● Domain knowledge of your field and reading is important, but you have to learn by doing. You need intrinsic motivation to succeed. Kobe Bryant practices harder after a loss, he’s not just motivated by money. High-level performers need to learn through purposeful practice and critical feedback

Talent is overrated. Mike feels that there is no “great trader gene” and that traders need to embrace a growth mindset to improve. Know that you can be better tomorrow and work at it. He offers some recommended reading on these themes here.

Enjoy the video, and check out SMB Capital’s blog for more (you can always find it in our blogroll). Want to know more? Check out our related posts below.

Related posts:

1. Inner Voice of Trading: lessons on ego and risk.

2. Humans vs. algos: Mike Bellafiore on the future of trading

3. Mark Minervini interview: define and refine your approach.

Follow Roubini or catch the rally?

Bloomberg examines the trade off between following the economic forecasts of Nouriel Roubini and catching the recent rally in US shares.

Has keeping up with Roubini’s insights meant that you’ve missed the rally? More from Bloomberg:

Making money on the thinking of Nouriel Roubini isn’t what it used to be.

The New York University professor, who in 2006 foretold the worst financial unraveling since the Great Depression, has yet to say the economy is worth investing in again. “There is a big risk of a double-dip recession,” wrote Roubini, also known as Dr. Doom, in his column in the Financial Times this week.

Anyone attempting to apply Roubini’s wisdom to stocks may be forgiven for missing the biggest rally since the 1930s as the Standard & Poor’s 500 Index climbed 52 percent in six months. While Roubini said in March the advance was a “dead-cat bounce,” that it may “fizzle” in May and warned in July that the economy’s “not out of the woods,” the MSCI World Index was posting a 58 percent gain, the largest since it began in 1970.”

So I’ve been hearing a lot of this kind of chatter (often directly aimed at Roubini) since the rally in stocks heated up this past spring.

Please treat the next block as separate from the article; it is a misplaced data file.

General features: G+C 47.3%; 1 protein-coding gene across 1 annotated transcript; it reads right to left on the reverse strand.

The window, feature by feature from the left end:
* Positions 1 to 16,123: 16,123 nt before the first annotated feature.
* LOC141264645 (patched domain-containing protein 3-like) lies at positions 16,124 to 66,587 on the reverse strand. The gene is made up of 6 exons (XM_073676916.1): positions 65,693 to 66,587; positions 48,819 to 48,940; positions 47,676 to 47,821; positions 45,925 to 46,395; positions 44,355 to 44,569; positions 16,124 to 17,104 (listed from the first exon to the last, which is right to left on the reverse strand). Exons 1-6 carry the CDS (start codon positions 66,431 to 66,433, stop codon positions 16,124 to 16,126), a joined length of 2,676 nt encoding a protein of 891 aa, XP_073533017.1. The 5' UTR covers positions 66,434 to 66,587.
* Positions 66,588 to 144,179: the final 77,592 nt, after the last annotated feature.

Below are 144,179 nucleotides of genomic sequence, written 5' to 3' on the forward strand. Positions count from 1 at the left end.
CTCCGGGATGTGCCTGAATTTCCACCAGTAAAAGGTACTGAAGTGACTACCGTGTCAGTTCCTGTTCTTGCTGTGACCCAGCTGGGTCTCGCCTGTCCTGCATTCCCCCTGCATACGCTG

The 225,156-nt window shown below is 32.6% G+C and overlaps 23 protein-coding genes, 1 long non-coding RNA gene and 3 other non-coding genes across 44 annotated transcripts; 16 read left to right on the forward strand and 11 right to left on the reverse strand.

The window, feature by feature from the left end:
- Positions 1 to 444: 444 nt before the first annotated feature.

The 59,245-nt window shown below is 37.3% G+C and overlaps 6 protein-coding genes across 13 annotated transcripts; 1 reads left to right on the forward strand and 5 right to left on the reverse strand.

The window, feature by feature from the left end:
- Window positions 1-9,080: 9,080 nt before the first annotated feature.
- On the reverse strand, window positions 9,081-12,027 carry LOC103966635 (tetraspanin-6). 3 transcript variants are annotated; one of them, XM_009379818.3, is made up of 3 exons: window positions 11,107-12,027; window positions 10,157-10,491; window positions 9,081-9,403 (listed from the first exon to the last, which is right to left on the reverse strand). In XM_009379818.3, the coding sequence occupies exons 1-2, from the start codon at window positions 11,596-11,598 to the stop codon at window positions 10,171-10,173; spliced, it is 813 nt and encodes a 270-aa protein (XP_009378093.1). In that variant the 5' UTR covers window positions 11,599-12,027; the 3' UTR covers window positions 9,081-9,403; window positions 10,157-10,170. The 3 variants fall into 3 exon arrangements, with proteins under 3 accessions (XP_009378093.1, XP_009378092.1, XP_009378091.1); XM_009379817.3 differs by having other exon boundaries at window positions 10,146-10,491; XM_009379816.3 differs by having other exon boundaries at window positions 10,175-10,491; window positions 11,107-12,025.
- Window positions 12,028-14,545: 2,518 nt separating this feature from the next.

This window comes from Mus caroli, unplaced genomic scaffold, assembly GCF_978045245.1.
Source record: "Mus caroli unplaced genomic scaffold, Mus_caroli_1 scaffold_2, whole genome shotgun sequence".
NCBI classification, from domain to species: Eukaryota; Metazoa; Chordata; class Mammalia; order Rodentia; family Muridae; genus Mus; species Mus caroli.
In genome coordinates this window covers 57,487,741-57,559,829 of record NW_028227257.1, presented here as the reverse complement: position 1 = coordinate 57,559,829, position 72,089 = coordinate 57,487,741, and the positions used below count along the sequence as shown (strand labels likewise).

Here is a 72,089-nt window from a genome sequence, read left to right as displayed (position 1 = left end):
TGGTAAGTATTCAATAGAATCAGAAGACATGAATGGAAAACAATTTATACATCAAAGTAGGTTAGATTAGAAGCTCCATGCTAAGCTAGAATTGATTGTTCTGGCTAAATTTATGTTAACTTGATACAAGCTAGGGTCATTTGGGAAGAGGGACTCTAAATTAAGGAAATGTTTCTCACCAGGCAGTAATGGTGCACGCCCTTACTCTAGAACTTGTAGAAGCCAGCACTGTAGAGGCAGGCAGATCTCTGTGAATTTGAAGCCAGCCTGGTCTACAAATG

That Roubini was on record on March 9th saying that the S&P 500 might head back down to 600, the very day the market made its low in this current cycle, is (for some) enough to fuel scorn for his opinions.

But, as others have pointed out, Roubini is an economist and the market is not necessarily the economy, and vice versa. In this particular instance, Roubini may be wrong, whereas earlier he was lauded for his prescient views on the dangers lurking within our financial system and in the stock market. No one is right 100% of the time.

Maybe the lesson here is to seek counsel from many, decide what’s relevant, and incorporate that info (where useful) into your own plan and investing/trading methodology.

If a respected economist’s views are likely to carry enormous weight over your investing decisions, you may need to reformulate your strategy to take advantage of your strengths and what you know, while accounting for (and protecting against) what you don’t know.

Why traders fail: Mark Minervini interview

Veteran stock trader and Market Wizard, Mark Minervini speaks to Traders World magazine and offers up key insights on trading success and why most traders fail. 

First off, if you don’t know Mark Minervini, you may want to check out his track record and read some of his previous interviews (he was interviewed by Jack Schwager in Stock Market Wizards) to understand his trading philosophy. You can find some good interview links included at the end of this post. 

Now if you’ve read some of Mark’s previous interviews, you’ll know that persistence plays a big part in his trading success. His latest interview opens on that note, as Mark is asked about the key traits of successful traders. 

Larry: What are the key traits for a successful trader?

Mark: When I started 30 years ago, I knew stock trading was going to be exceptionally challenging and I knew success was not going to happen overnight. I made a decision that I was going to put as much time and effort necessary no matter how long it was going to take, because I was confident the eventual payoff would be well worth it.